By Fredrick P. Niemann, Esq. of Hanlon Niemann & Wright, a Freehold, NJ SSI & Special Needs Trust Attorney

As you may know, SSI applies to individuals who may have some physical or mental disability that prevents him or her from gainfully working, allowing him or her to receive federal and state benefits from the government.  But what about an intellectual disability?  Someone who may not have a diagnosed condition such as Asperger’s or Down syndrome, yet has a low IQ and cannot even perform the simplest tasks without some sort of help.  As the 7th Circuit Court of Appeals demonstrates in Taylor v. Colvin, evidence that someone is disabled intellectually can be sufficient to warrant benefits.

Taylor had an IQ of 75.  She was at a fourth-grade reading level when she was a senior at high school.  Her mother helped her get dressed, washed her hair, and take her medications.  She becomes stressed easily and cries when overwhelmed.  She isn’t allowed to cook herself, and has regular seizures.  One psychologist stated that she had difficulty understanding instructions and was hesitant to provide answers.  Another stated that she could understand, remember, and carry out simple tasks, and was not significantly limited in her cognitive abilities (which the court downplayed because it stated there was no basis in the record such that the psychologist could come to this opinion).  The only job Taylor had was volunteering an hour a week at a library to fold brochures, put address labels on a monthly magazine, and cut slips and notices, which she completed, but not without a list her mother wrote for her to make sure she stayed on task.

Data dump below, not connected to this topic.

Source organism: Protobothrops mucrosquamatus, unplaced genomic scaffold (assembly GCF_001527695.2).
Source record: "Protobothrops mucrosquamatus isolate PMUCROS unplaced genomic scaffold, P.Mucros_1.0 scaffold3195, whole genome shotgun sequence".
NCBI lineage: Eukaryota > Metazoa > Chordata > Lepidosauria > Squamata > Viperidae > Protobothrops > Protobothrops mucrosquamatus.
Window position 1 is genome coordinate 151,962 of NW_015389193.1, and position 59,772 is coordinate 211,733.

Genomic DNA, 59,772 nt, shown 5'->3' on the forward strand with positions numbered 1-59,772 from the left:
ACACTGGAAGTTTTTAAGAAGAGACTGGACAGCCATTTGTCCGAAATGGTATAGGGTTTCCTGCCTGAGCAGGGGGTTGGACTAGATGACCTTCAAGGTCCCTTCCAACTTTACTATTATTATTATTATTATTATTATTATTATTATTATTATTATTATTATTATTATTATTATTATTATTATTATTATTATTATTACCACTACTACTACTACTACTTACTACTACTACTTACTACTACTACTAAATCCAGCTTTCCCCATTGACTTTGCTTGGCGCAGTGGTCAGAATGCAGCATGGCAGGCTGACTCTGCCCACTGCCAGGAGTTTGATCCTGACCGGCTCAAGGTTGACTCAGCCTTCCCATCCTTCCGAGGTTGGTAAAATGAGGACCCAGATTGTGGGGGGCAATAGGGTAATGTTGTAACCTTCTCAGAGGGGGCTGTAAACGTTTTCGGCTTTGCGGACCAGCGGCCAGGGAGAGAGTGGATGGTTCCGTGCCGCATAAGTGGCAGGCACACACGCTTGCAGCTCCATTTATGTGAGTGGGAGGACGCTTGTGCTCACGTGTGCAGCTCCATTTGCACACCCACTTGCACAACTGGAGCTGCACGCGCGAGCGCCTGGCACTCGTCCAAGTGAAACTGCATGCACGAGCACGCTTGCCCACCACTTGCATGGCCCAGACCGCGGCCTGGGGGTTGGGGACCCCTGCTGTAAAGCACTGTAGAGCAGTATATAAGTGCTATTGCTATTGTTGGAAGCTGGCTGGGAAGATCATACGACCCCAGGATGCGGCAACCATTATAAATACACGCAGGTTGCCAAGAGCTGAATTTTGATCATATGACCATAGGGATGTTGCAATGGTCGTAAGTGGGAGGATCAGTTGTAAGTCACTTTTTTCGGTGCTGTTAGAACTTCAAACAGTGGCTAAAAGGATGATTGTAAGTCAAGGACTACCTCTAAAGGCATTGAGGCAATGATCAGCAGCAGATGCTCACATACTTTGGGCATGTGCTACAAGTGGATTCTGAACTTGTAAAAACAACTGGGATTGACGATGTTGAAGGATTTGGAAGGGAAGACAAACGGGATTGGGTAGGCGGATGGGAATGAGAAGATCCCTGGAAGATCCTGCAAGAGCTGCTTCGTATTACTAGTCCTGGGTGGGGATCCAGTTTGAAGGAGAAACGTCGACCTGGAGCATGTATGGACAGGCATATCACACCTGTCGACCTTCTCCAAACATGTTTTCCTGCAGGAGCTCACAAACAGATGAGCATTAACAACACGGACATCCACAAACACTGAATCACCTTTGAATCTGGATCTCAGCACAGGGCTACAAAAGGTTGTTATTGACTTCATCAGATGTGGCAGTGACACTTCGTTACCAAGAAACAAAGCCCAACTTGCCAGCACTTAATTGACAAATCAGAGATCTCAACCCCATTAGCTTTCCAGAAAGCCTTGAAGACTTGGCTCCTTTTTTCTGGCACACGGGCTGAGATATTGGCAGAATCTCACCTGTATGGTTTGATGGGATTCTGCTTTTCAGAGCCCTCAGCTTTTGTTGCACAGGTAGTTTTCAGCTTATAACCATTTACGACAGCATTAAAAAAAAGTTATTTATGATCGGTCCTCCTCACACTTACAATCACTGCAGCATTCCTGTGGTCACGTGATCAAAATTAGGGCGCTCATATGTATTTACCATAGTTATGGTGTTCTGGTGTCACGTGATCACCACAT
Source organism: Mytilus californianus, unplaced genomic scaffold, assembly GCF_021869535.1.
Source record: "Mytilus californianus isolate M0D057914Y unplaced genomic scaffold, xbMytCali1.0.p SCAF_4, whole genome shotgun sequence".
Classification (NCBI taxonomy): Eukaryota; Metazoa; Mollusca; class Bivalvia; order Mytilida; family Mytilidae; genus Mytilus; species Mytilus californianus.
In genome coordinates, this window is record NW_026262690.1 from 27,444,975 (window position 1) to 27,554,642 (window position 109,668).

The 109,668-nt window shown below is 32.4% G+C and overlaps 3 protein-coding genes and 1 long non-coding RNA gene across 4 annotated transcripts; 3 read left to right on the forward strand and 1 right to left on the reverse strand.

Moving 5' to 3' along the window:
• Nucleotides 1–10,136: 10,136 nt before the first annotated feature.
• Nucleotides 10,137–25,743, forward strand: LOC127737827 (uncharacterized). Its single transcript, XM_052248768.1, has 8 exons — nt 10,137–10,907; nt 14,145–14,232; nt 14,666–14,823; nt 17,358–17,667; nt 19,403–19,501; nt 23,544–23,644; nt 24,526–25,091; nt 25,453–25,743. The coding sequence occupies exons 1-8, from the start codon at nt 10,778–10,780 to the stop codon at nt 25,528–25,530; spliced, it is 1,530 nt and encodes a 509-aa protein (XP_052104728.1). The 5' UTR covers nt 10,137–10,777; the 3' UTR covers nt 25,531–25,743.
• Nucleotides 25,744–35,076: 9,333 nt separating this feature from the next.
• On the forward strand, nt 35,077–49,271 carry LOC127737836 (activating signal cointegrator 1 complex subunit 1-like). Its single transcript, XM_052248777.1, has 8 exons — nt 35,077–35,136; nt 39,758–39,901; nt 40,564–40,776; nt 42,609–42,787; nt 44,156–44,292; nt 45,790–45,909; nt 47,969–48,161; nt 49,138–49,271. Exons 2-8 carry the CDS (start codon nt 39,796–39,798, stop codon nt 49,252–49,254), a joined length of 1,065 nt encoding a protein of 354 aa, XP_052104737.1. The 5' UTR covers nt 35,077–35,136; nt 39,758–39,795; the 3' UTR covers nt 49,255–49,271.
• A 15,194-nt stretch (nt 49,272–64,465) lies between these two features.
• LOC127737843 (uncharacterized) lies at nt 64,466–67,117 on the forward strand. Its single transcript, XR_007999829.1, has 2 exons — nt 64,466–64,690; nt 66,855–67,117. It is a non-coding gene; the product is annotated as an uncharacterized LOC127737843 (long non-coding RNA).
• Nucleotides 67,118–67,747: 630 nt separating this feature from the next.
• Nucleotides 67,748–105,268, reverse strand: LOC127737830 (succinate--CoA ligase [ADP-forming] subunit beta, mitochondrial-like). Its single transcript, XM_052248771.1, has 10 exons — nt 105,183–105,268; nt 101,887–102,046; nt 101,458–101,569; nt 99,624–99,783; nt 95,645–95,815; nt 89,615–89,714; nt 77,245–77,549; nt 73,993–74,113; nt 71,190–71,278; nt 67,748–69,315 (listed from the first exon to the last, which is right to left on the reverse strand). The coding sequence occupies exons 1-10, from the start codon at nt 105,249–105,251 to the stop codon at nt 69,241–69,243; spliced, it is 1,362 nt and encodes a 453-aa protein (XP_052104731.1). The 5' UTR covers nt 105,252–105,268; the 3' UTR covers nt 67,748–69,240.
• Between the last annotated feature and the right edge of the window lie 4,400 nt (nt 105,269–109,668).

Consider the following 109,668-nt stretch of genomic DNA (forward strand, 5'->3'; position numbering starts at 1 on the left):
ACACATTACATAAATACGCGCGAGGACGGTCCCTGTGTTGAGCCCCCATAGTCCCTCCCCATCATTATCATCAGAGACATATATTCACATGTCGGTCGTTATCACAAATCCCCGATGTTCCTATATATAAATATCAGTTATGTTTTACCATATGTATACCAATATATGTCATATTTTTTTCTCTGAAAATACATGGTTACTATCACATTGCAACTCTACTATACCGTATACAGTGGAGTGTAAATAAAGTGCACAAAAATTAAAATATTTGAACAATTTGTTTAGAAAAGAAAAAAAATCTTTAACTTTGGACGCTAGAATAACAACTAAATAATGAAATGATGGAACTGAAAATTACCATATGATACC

The administrative law judge considering her appeal for the denial of SSI benefits concluded that she could perform tasks at a fourth or fifth grade level and was slowly maturing, making her capable of full-time work.  He noted that the work at the library showed she was slowly maturing and capable of higher functioning, even though, as the 7th Circuit points out, the librarian would not give her more tasks beyond the ones given to her, finding her incapable of handling beyond what was given.  A vocational expert testified that Taylor would be capable of doing routine or unskilled work with no exposure to hazards.  While these jobs wouldn’t be fast-paced, they required accuracy with limited supervision.  The 7th Circuit noted that many different professionals concluded Taylor needed to be watched and possibly redirected if going off-track with her work. Because of this, and the ALJ’s reliance on the psychological expert who stated that she could understand, remember, and carry out simple tasks while downplaying the significance of other experts and testimony, the court remanded the hearing down to the Social Security office for further consideration.

As I mentioned in previous blogs, appeals from an administrative agency are often upheld by the court.  With SSA appeals, there is another layer of appeal one can go through that New Jersey does not have.  A magistrate judge at the district court reviews the ruling instead of going straight up to the circuit Court of Appeals.  In this case, the magistrate upheld the appeal.  But in a short and casually written opinion, the 7th circuit basically asked the Social Security field office and the ALJ “Are you serious?  This girl cannot function in society.”  I don’t know if she did receive benefits (although reading this opinion, she likely did) but it goes to show that somebody who cannot perform menial tasks properly without constant supervision and assistance may be qualified to receive SSI benefits.

To discuss your NJ Special Needs Trust matter, please contact Fredrick P. Niemann, Esq. toll-free at (855) 376-5291 or email him at  Please ask us about our video conferencing consultations if you are unable to come to our office.